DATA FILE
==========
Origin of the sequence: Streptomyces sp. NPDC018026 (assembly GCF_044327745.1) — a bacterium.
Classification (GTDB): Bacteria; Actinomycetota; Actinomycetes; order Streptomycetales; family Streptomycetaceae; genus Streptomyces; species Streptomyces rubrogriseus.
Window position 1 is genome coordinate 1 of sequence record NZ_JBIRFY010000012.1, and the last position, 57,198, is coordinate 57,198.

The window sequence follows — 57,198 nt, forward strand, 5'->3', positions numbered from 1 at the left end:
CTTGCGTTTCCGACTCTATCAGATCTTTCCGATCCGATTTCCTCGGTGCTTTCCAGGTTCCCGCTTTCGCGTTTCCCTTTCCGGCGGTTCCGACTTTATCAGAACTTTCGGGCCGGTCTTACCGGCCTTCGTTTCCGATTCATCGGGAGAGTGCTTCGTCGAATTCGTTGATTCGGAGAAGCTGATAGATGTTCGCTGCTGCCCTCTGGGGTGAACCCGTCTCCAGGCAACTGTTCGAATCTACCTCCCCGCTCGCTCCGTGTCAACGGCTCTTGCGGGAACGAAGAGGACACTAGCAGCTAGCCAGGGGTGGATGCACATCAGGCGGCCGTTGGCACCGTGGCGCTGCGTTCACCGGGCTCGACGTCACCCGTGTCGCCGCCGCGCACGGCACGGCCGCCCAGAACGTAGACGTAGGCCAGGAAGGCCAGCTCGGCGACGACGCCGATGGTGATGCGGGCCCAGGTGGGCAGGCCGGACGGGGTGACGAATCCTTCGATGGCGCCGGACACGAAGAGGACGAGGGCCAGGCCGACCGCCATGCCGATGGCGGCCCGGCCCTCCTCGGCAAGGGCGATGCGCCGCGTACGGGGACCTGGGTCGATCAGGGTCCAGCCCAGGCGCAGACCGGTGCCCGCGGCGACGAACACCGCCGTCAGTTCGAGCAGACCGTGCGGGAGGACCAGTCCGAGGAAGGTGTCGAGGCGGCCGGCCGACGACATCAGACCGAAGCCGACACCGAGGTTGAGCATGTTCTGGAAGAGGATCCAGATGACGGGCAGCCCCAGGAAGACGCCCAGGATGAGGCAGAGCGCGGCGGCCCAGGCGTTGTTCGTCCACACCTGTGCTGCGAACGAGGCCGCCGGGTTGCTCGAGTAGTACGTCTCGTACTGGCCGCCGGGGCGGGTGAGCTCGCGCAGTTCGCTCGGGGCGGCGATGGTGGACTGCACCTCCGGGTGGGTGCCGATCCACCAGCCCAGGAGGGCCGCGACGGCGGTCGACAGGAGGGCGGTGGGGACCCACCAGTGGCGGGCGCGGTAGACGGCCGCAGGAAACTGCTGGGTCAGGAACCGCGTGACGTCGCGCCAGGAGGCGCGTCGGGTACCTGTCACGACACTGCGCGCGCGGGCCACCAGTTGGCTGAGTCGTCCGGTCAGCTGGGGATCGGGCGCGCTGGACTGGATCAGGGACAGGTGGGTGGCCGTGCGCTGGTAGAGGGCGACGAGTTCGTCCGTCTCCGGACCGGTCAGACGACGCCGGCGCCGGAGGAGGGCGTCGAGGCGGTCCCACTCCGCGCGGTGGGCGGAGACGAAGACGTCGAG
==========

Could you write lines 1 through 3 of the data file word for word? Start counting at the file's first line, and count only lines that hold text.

Origin of the sequence: Streptomyces sp. NPDC018026 (assembly GCF_044327745.1) — a bacterium.
Classification (GTDB): Bacteria; Actinomycetota; Actinomycetes; order Streptomycetales; family Streptomycetaceae; genus Streptomyces; species Streptomyces rubrogriseus.
Window position 1 is genome coordinate 1 of sequence record NZ_JBIRFY010000012.1, and the last position, 57,198, is coordinate 57,198.